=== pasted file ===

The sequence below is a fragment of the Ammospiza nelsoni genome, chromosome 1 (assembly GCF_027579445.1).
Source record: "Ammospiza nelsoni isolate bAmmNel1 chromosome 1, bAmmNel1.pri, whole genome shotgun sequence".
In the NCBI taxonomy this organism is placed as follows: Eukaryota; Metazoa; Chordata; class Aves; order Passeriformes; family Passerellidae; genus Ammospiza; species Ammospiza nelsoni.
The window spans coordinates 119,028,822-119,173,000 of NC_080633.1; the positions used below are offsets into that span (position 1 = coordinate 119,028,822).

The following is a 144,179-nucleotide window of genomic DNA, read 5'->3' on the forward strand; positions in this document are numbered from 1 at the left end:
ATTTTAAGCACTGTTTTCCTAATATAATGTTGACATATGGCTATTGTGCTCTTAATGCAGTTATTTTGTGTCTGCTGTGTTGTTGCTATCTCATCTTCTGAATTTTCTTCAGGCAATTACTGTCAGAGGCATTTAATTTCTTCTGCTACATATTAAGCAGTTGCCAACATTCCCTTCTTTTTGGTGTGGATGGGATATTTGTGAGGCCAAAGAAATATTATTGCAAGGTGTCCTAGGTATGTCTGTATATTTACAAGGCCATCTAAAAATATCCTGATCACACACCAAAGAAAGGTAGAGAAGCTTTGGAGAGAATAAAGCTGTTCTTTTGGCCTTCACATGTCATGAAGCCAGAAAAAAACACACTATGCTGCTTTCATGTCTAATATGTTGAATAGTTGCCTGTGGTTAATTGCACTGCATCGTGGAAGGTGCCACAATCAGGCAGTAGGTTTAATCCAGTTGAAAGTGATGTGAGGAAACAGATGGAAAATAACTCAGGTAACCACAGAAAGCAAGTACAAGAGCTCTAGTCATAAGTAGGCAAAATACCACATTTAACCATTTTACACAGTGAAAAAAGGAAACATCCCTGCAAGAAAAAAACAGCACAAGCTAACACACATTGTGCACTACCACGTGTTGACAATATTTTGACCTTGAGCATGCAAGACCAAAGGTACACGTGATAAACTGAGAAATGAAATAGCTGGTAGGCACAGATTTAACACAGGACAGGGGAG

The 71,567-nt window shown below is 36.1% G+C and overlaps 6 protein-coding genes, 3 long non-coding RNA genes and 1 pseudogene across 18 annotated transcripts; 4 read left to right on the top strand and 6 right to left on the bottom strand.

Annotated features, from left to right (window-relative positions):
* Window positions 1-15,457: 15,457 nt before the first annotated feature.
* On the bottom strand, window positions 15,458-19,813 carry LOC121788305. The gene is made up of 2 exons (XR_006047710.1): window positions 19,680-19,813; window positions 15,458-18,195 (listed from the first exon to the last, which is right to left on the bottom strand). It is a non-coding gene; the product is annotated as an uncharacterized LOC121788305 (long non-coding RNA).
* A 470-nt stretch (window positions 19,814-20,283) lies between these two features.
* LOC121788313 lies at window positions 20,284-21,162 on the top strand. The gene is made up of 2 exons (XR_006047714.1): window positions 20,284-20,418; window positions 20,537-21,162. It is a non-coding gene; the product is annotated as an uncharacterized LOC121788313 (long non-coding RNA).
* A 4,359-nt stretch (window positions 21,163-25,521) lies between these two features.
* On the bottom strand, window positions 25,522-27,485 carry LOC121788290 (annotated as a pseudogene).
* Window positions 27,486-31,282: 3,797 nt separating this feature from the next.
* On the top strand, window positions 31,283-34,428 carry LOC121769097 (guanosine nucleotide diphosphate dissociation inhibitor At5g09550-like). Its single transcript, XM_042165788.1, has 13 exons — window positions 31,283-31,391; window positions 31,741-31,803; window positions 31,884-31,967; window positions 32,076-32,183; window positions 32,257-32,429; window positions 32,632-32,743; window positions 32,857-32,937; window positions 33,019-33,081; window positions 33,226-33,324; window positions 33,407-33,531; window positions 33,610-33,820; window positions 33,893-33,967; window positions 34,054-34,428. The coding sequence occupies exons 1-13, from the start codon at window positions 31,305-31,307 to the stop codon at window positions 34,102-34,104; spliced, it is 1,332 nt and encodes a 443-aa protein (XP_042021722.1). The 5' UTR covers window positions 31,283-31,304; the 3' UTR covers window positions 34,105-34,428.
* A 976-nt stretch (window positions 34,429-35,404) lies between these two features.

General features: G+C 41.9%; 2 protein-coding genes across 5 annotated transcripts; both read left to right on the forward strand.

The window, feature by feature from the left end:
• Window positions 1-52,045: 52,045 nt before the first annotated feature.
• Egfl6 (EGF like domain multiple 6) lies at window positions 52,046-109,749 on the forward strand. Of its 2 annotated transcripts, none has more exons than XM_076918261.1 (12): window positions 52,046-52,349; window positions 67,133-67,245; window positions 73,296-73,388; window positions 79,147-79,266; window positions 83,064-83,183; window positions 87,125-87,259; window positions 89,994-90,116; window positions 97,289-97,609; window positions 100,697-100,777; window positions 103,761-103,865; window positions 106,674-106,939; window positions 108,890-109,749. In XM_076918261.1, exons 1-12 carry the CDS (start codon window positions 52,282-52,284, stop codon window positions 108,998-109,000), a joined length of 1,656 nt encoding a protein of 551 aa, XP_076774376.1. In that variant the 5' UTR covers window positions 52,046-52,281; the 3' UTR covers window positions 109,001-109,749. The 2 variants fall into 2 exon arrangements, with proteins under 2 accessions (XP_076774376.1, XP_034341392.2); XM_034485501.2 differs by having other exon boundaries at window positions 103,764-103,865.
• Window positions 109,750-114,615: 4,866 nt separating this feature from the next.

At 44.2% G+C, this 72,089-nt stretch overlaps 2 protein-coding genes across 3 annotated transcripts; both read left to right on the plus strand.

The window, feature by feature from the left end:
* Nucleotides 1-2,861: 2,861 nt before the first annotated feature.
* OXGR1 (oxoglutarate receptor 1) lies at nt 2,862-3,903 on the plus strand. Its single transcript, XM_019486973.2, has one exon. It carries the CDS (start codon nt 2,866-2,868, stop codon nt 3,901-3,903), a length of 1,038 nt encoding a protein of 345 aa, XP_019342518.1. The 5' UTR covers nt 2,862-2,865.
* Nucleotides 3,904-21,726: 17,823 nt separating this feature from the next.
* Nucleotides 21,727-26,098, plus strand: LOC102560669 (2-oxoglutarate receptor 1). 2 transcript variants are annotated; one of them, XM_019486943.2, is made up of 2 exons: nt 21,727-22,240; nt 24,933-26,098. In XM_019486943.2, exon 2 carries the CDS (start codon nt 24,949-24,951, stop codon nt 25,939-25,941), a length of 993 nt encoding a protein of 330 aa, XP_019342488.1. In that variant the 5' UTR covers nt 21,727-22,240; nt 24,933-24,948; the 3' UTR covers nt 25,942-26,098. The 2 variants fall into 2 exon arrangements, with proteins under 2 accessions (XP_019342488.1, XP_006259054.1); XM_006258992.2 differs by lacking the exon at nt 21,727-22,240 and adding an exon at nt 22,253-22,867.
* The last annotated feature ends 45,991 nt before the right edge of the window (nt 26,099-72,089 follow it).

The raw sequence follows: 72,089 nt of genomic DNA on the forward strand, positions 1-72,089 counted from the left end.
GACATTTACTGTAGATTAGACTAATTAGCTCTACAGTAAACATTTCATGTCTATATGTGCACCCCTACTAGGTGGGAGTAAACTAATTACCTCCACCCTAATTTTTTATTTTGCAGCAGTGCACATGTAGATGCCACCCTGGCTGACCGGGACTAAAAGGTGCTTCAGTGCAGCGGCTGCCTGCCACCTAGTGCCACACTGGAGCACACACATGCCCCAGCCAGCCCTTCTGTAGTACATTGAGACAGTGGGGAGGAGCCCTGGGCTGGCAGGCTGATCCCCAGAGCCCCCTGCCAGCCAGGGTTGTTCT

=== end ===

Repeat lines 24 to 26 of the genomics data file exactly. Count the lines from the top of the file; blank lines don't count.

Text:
The window, feature by feature from the left end:
* Nucleotides 1-2,861: 2,861 nt before the first annotated feature.
* OXGR1 (oxoglutarate receptor 1) lies at nt 2,862-3,903 on the plus strand. Its single transcript, XM_019486973.2, has one exon. It carries the CDS (start codon nt 2,866-2,868, stop codon nt 3,901-3,903), a length of 1,038 nt encoding a protein of 345 aa, XP_019342518.1. The 5' UTR covers nt 2,862-2,865.